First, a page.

With my only previous experience of Gilbert and Sullivan being a rather hammy am-dram affair in a drafty old church hall, I had high expectations from this new co-production between Scottish Opera and The D’Oyly Carte Opera Company, (their first new production in 10 years). Within seconds of the orchestra striking up I knew we were in for a treat, Derek Clark conducted the Overture beautifully, offering a taste of the melodic score that was to follow.
Director Martin Lloyd-Evans has delivered a slick production which, partnered with Jamie Vartan’s Pythonesque set design, breathes life into an operetta that was first performed in New York way back in 1879. Lloyd-Evans’ fresh and fabulous approach allows the cast to enter into the gleeful spirit of Gilbert and Sullivan without unnecessary modernisation.
Frederic whose nursemaid Ruth (Rosie Aldridge), made a mistake “through being hard of hearing” when he was a boy and apprenticed him to a pirate, instead of to a pilot is portrayed to perfection by Nicholas Sharratt, conflicted and duty-bound to serve with the pirate gang until well into his eightieth year due to ‘a startling paradox’ of being born on 29th February.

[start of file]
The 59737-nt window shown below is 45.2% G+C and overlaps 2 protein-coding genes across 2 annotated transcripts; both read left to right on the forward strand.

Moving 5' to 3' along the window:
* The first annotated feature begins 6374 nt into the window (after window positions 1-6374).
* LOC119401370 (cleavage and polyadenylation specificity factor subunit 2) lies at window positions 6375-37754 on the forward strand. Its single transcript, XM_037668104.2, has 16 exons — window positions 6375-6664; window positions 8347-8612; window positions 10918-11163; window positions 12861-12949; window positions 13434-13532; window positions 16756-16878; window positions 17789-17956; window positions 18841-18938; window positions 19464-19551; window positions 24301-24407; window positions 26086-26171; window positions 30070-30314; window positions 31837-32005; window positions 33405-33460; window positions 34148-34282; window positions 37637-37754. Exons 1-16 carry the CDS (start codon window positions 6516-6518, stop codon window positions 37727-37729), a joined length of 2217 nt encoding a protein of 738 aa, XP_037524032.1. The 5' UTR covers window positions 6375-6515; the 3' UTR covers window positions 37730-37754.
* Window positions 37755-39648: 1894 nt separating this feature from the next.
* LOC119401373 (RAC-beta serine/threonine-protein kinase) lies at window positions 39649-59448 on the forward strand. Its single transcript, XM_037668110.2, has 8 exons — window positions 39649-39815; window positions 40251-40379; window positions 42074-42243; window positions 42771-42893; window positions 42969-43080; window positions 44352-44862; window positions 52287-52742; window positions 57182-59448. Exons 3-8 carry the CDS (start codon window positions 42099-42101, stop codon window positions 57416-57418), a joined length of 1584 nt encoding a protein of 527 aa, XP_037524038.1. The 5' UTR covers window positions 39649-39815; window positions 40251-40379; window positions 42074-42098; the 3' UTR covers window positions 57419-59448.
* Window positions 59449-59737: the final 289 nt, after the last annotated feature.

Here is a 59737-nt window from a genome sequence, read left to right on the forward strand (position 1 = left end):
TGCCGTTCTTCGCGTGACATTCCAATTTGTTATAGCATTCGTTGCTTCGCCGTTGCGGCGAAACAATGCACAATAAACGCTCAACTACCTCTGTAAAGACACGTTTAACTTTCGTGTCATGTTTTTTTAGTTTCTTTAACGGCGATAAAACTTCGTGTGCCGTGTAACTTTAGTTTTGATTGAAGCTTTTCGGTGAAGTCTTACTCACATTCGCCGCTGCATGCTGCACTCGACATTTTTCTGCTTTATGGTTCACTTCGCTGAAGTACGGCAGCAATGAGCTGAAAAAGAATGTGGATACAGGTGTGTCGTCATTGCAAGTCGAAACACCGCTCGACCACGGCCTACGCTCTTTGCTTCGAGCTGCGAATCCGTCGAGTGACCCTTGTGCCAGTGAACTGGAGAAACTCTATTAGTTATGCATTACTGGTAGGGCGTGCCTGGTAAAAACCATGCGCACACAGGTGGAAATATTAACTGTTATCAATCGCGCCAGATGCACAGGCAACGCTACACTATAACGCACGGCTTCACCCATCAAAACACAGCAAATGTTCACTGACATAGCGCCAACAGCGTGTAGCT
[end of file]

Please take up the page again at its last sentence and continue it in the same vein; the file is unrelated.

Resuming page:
D’Oyly Carte veteran Richard Stuart delivers a wonderfully whimsical performance as Major-General Stanley particularly in the tantalising tongue-twisting Modern Major General, a faultless delivery of which as a sign of how infectious the Gilbert and Sullivan score is, I’m still humming today.
Special mention must go to both Steven Page whose confident and cheeky Pirate King portrayal wouldn’t be out of place in the Pirates of the Caribbean films and Graeme Broadbent who is impeccable as the dim-witted Sargent of Police, with a touch of John Cleese about him, he, with the rest of his idiotic crew offer up laughs a plenty for the enthralled audience.
Rebecca Bottone as Mabel, Frederic’s love and one of the Major-Generals many daughters is terrific, she wows the audience with her intoxicatingly powerful voice, beautiful and resilient, the perfect match for the naïve Frederic. Her chorus of sisters cope well with their witty choreography and collectively sound superb.
The production is uplifting, charming, jam-packed with knockout performances, stunning costumes and an eye catching ‘Pythonesque’ set. Lloyd-Evans has created a perfect production, gleeful, satirical with more than a few belly laugh inducing moments thrown in for good measure.